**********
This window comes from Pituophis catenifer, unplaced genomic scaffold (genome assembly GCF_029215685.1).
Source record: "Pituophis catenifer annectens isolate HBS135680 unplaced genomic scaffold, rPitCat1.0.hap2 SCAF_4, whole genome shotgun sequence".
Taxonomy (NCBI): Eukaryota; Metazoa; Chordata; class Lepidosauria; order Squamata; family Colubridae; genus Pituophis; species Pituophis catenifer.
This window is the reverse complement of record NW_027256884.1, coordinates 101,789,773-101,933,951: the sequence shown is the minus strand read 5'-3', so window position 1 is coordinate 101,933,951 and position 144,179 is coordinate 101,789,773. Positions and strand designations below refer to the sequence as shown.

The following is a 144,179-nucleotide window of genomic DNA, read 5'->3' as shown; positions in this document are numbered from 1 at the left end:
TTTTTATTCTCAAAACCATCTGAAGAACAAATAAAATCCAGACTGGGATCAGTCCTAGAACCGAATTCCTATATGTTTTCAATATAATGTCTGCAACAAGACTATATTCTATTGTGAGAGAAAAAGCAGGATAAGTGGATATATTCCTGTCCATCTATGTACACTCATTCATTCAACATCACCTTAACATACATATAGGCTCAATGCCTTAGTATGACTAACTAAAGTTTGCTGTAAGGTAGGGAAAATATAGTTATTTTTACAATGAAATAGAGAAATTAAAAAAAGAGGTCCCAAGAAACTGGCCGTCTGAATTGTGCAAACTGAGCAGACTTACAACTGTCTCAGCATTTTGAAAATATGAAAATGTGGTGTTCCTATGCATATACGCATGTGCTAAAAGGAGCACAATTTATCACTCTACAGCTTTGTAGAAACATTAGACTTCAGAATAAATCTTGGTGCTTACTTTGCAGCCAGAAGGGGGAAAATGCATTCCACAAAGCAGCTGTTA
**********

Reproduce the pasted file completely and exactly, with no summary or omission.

This window comes from Pituophis catenifer, unplaced genomic scaffold (genome assembly GCF_029215685.1).
Source record: "Pituophis catenifer annectens isolate HBS135680 unplaced genomic scaffold, rPitCat1.0.hap2 SCAF_4, whole genome shotgun sequence".
Taxonomy (NCBI): Eukaryota; Metazoa; Chordata; class Lepidosauria; order Squamata; family Colubridae; genus Pituophis; species Pituophis catenifer.
This window is the reverse complement of record NW_027256884.1, coordinates 101,789,773-101,933,951: the sequence shown is the minus strand read 5'-3', so window position 1 is coordinate 101,933,951 and position 144,179 is coordinate 101,789,773. Positions and strand designations below refer to the sequence as shown.

The following is a 144,179-nucleotide window of genomic DNA, read 5'->3' as shown; positions in this document are numbered from 1 at the left end:
TTTTTATTCTCAAAACCATCTGAAGAACAAATAAAATCCAGACTGGGATCAGTCCTAGAACCGAATTCCTATATGTTTTCAATATAATGTCTGCAACAAGACTATATTCTATTGTGAGAGAAAAAGCAGGATAAGTGGATATATTCCTGTCCATCTATGTACACTCATTCATTCAACATCACCTTAACATACATATAGGCTCAATGCCTTAGTATGACTAACTAAAGTTTGCTGTAAGGTAGGGAAAATATAGTTATTTTTACAATGAAATAGAGAAATTAAAAAAAGAGGTCCCAAGAAACTGGCCGTCTGAATTGTGCAAACTGAGCAGACTTACAACTGTCTCAGCATTTTGAAAATATGAAAATGTGGTGTTCCTATGCATATACGCATGTGCTAAAAGGAGCACAATTTATCACTCTACAGCTTTGTAGAAACATTAGACTTCAGAATAAATCTTGGTGCTTACTTTGCAGCCAGAAGGGGGAAAATGCATTCCACAAAGCAGCTGTTA